« Prez Obama produces lengthy Harvard Law Review article titled "The President’s Role in Advancing Criminal Justice Reform" | Main | Marijuana reform and clemency conversations at the state and federal level »

January 5, 2017

Lamenting big criminal justice problems in the little state of Delaware

This new local commentary from Delaware authored by Jack Guerin, headlined "A perfect storm of failure in criminal justice," tell a pretty disconcerting story about the First State. Here is how the commentary gets started:

By every conceivable measure, Delaware’s criminal justice system is a failure. The Wall Street Journal recently reported that “Delaware has one of the highest violent crime rates in the country.”  The article found that our state ranked third highest among all states in robberies, and that the rate of crime in Wilmington is “one of the highest of any large city in the country.”

In November, the Delaware Criminal Justice Council issued its annual report on recidivism in Delaware, finding that “by the end of three years, about 76 percent of offenders in each cohort had been rearrested for a serious offense.”  Most recidivism events occurred in the first two years after release.

In December, the Bureau of Justice Statistics issued a report ranking Delaware’s prison system fifth highest among states in overcrowding at 154.7 percent of design capacity.  A recent report by the Liman Program at the Yale Law School ranked Delaware (tied with Tennessee) as having the third highest percentage of prisoners in solitary confinement in the nation.

With high rates of crime, incarceration, recidivism, overcrowding and solitary confinement, Delaware represents the perfect storm of failure for the “tough on crime” policies initiated more than 40 years ago. Our enormous investment in punitive incarceration is not making us safer.

January 5, 2017 at 10:34 AM | Permalink


It's worth keeping in mind Delaware has no local jails. Everyone with a misdemeanor or felony, whether charged or convicted, is in the prison system (those who haven't been convicted are supposed to be segregated from those convicted, though) and, yes, it's terribly overcrowded.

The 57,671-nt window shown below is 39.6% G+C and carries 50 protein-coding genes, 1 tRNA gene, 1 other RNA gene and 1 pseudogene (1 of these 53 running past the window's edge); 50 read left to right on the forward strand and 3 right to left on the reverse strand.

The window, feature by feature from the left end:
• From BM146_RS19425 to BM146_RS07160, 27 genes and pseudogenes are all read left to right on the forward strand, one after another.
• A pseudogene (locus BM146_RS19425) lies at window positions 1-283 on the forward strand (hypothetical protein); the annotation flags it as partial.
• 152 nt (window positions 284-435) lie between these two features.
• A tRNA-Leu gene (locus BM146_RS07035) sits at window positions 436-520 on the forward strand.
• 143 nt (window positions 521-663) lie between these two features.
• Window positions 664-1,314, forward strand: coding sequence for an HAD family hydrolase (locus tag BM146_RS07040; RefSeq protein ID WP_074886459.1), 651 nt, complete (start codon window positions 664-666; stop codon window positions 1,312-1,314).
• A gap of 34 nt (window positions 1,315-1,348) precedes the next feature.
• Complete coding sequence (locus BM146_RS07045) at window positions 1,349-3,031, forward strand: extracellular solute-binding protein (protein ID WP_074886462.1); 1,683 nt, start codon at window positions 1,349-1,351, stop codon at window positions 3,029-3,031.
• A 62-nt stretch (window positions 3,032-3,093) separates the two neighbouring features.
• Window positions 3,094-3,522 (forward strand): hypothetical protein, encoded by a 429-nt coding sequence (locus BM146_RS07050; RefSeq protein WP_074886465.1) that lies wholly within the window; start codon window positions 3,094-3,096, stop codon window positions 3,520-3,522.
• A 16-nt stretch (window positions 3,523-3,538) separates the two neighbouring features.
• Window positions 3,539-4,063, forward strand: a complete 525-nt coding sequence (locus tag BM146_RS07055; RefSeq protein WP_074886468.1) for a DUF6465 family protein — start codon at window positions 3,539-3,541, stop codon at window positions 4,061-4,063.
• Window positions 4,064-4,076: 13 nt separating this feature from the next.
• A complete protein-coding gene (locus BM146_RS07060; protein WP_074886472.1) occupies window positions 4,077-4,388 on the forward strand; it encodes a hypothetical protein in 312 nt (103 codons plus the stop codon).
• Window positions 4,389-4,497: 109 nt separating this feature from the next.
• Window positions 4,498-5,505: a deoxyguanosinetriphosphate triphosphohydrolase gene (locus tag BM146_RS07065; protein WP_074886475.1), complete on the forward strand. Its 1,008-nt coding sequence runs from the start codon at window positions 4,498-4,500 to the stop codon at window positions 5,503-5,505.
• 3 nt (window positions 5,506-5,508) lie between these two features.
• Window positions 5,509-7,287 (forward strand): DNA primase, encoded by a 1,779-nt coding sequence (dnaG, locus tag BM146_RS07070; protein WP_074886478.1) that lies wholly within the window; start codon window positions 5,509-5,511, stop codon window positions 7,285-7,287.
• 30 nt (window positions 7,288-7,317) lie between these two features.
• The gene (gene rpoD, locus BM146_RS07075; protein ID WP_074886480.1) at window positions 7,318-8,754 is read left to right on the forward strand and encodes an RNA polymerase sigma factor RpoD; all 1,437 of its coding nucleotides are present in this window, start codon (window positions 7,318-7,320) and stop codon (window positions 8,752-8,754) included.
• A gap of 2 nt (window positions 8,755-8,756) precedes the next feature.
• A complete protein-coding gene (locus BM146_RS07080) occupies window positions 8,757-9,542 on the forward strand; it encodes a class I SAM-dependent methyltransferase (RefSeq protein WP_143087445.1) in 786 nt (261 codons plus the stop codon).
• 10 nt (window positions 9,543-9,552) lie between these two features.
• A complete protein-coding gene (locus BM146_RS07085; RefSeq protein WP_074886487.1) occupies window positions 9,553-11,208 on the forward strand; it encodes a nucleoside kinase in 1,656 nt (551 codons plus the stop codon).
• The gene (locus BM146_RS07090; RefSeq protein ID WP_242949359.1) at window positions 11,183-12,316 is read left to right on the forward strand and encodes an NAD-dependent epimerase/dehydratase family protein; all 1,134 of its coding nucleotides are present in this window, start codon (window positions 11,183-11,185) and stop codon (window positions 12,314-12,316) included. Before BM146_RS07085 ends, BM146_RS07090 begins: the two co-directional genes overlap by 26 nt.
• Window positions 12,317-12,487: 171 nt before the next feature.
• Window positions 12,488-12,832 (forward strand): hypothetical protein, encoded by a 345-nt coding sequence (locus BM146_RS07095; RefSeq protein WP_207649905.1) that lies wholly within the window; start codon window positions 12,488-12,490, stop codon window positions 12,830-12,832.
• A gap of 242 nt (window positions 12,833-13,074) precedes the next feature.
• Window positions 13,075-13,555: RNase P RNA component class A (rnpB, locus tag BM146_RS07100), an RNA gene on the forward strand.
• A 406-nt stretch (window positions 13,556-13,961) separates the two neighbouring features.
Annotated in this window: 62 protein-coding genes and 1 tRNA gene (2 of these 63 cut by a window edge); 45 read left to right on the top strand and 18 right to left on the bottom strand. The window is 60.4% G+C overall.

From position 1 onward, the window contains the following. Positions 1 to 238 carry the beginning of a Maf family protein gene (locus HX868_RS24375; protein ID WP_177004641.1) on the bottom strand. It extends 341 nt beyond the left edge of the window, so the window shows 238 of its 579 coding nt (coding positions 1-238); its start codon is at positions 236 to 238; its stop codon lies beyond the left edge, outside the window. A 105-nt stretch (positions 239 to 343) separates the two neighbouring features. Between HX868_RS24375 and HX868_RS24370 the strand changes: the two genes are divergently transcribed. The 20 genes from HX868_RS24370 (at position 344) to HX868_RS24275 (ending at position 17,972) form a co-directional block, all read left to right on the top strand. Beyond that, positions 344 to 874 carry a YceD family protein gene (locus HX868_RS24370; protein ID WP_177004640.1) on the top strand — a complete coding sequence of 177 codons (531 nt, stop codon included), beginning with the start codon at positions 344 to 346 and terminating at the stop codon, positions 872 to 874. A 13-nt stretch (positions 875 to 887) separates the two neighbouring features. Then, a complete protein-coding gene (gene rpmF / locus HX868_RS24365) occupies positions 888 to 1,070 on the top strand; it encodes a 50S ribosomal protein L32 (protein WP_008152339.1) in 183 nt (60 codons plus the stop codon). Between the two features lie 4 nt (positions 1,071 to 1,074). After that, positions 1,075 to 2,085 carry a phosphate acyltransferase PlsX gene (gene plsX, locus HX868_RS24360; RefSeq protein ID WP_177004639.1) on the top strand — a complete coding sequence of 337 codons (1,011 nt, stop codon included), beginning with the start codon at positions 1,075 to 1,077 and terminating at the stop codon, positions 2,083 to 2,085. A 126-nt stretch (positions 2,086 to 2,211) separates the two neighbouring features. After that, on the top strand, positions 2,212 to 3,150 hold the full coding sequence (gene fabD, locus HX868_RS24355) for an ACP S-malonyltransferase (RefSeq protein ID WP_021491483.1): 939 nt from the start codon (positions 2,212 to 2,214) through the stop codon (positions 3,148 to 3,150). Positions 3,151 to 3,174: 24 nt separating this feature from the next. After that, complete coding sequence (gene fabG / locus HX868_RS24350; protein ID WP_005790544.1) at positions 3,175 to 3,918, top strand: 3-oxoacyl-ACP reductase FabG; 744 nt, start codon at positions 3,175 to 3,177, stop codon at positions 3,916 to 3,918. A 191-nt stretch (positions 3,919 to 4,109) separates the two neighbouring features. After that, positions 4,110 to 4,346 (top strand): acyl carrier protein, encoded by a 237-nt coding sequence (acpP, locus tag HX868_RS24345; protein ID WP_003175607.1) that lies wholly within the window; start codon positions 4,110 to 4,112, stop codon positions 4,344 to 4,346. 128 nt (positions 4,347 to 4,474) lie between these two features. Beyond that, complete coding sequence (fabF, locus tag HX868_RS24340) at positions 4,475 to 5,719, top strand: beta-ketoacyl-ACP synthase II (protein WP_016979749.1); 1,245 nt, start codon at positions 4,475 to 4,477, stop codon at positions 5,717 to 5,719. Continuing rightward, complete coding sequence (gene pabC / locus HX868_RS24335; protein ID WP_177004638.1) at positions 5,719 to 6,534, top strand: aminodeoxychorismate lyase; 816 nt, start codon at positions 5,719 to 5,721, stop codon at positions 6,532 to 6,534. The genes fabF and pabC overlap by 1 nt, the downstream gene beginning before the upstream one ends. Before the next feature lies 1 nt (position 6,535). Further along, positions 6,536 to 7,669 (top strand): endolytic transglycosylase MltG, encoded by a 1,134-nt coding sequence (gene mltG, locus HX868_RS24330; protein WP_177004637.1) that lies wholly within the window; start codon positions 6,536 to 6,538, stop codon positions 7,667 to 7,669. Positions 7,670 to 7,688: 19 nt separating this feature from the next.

That being said, I wonder what the crime rates would be if you ignored Wilmington.

Posted by: Erik M | Jan 5, 2017 11:18:39 AM

One should also point out that Wilmington is in close proximity to Philadelphia and gets a lot of overflow problems from that city. In other words, DE and Wilmington in particular is in a rather peculiar position and I don't see it as an example of anything.

Posted by: Daniel | Jan 5, 2017 12:07:12 PM

Great comments that provide a great reminder that all sentencing and crime and punishment stories are fundamentally local stories in many important ways.

Posted by: Doug B | Jan 5, 2017 12:46:45 PM

If Philadelphia has spillover effects to another state, the "local" effect here has a bit of nuance.

Posted by: Joe | Jan 5, 2017 12:55:15 PM

I would also say that being well over design capacity doesn't say anything about whether policies are tough or not. (I would actually say the re-arrest rates point in the opposite direction, both in that folks are being released who evidently should not be and those that are released are not given enough incentive to avoid returning).

Posted by: Soronel Haetir | Jan 5, 2017 1:42:41 PM

I am offended by the racist code phrase, "crime rate."

Posted by: David Behar | Jan 5, 2017 9:23:49 PM